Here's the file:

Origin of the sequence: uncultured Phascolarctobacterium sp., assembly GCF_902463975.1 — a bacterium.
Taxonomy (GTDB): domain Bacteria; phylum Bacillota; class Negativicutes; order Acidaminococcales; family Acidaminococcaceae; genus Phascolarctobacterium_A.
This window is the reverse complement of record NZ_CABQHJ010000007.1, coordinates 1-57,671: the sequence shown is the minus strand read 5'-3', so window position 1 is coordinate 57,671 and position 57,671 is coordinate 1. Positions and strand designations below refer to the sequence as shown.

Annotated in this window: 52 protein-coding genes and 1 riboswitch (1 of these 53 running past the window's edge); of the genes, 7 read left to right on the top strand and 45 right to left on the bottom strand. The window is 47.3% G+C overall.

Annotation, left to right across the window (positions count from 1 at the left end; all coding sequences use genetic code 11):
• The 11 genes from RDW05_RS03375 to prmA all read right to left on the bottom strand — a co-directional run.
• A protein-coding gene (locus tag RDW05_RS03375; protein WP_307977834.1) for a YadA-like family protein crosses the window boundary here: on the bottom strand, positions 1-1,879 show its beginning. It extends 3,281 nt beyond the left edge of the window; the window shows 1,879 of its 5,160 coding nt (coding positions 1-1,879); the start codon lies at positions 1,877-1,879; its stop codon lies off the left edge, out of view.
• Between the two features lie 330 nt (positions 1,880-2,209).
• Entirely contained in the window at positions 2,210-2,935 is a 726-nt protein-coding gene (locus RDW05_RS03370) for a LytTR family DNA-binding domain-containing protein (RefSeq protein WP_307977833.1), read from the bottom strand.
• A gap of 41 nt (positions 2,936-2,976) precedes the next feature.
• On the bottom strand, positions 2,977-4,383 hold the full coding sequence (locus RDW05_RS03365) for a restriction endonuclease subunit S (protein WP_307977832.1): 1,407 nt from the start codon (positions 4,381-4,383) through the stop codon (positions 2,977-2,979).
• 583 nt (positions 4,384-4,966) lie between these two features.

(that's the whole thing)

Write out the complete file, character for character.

Origin of the sequence: uncultured Phascolarctobacterium sp., assembly GCF_902463975.1 — a bacterium.
Taxonomy (GTDB): domain Bacteria; phylum Bacillota; class Negativicutes; order Acidaminococcales; family Acidaminococcaceae; genus Phascolarctobacterium_A.
This window is the reverse complement of record NZ_CABQHJ010000007.1, coordinates 1-57,671: the sequence shown is the minus strand read 5'-3', so window position 1 is coordinate 57,671 and position 57,671 is coordinate 1. Positions and strand designations below refer to the sequence as shown.

Annotated in this window: 52 protein-coding genes and 1 riboswitch (1 of these 53 running past the window's edge); of the genes, 7 read left to right on the top strand and 45 right to left on the bottom strand. The window is 47.3% G+C overall.

Annotation, left to right across the window (positions count from 1 at the left end; all coding sequences use genetic code 11):
• The 11 genes from RDW05_RS03375 to prmA all read right to left on the bottom strand — a co-directional run.
• A protein-coding gene (locus tag RDW05_RS03375; protein WP_307977834.1) for a YadA-like family protein crosses the window boundary here: on the bottom strand, positions 1-1,879 show its beginning. It extends 3,281 nt beyond the left edge of the window; the window shows 1,879 of its 5,160 coding nt (coding positions 1-1,879); the start codon lies at positions 1,877-1,879; its stop codon lies off the left edge, out of view.
• Between the two features lie 330 nt (positions 1,880-2,209).
• Entirely contained in the window at positions 2,210-2,935 is a 726-nt protein-coding gene (locus RDW05_RS03370) for a LytTR family DNA-binding domain-containing protein (RefSeq protein WP_307977833.1), read from the bottom strand.
• A gap of 41 nt (positions 2,936-2,976) precedes the next feature.
• On the bottom strand, positions 2,977-4,383 hold the full coding sequence (locus RDW05_RS03365) for a restriction endonuclease subunit S (protein WP_307977832.1): 1,407 nt from the start codon (positions 4,381-4,383) through the stop codon (positions 2,977-2,979).
• 583 nt (positions 4,384-4,966) lie between these two features.